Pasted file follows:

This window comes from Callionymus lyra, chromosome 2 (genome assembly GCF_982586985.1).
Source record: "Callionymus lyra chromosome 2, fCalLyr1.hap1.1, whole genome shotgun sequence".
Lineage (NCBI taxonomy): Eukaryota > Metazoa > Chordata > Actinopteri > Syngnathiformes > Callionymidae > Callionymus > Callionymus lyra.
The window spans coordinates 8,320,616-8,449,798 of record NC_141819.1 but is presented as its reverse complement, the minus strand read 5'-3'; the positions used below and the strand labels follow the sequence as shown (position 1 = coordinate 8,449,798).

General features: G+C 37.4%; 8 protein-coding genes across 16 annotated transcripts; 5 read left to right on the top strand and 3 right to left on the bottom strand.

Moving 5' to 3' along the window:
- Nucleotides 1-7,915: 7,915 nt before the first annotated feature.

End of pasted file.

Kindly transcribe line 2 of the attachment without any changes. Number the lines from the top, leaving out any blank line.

Source record: "Callionymus lyra chromosome 2, fCalLyr1.hap1.1, whole genome shotgun sequence".